Imagine a pension plan for artists where the artist invests works of art for several years, for a guaranteed pension in the future. Sounds pretty out-there, doesn't it?
But that's exactly what the Artist Pension Trust is doing, as described in Wired, Paint by Numbers.
The whiz person who created this idea, Moti Shniberg, sees future opportunities in other areas of intellectual property, for people like filmakers.
The project relies on some research conducted at NYU by business school profs Michael Moses and Jianping Mei into the long term investment value of art. They tracked art that had sold more than once at the major NY auction houses. Guess what -- the art outperformed the financial markets over the period from 1953 to 1998. And you don't have to buy masterpieces. In fact, you are better off with gallery quality art that has not attained star status, and is therefore reasonably priced.
To select the artists to invite into the plan -- and you do have to be invited -- the investment pros turned to David Ross, a former director of major galleries the Whitney and SF MOMA.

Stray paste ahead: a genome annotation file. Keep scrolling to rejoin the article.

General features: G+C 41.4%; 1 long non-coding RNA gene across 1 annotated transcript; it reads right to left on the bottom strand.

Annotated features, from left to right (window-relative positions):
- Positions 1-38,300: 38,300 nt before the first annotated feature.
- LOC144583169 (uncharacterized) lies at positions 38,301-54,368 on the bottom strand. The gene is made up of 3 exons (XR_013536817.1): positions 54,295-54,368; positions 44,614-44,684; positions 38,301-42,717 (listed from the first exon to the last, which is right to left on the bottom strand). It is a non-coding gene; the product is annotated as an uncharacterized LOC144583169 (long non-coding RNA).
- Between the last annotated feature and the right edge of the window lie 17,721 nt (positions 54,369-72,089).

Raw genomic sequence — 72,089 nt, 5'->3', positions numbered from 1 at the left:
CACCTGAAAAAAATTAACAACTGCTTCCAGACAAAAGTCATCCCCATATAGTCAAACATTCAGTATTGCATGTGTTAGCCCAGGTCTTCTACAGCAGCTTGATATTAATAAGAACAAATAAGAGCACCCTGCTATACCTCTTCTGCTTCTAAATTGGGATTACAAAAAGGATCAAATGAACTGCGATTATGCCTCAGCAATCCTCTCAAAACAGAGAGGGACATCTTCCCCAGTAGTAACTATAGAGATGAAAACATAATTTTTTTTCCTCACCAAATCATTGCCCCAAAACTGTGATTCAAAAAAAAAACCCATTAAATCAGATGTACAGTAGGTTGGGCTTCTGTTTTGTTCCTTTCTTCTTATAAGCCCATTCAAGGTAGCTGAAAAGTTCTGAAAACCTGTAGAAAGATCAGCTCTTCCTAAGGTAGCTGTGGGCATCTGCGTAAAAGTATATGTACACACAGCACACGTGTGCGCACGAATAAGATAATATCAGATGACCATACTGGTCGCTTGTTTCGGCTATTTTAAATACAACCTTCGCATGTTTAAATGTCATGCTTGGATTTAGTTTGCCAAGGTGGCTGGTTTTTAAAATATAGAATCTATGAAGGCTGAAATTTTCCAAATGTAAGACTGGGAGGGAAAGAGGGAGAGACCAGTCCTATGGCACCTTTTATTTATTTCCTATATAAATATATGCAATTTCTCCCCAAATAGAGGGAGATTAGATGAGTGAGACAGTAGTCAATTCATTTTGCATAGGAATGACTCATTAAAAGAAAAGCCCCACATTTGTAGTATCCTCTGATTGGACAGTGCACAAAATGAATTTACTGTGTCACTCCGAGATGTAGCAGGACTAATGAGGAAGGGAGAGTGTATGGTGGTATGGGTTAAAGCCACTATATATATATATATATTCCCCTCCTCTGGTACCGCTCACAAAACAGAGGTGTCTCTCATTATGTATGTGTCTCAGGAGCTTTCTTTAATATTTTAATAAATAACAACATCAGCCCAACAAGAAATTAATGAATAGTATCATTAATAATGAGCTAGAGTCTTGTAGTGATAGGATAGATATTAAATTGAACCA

It's all about finding the X factor. X doesn't equal talent. Loads of artists have that. X equals promise. X equals the potential to hit it big
Not everyone is a fan of the speculative elements of this approach, particularly the possibility that the investment fund will attempt to influence the value of the art in their collection. However, it's a popular idea: the article reports that a number of other art investment funds are going to launch this year.
Additional stories and links:
Vested Interests, Price Estimates, and the Future Performance of Artwork , another paper by the same professors
Give Em Shelter, Forbes article on the topic
Art & Money, Perfect Together, in Registered Rep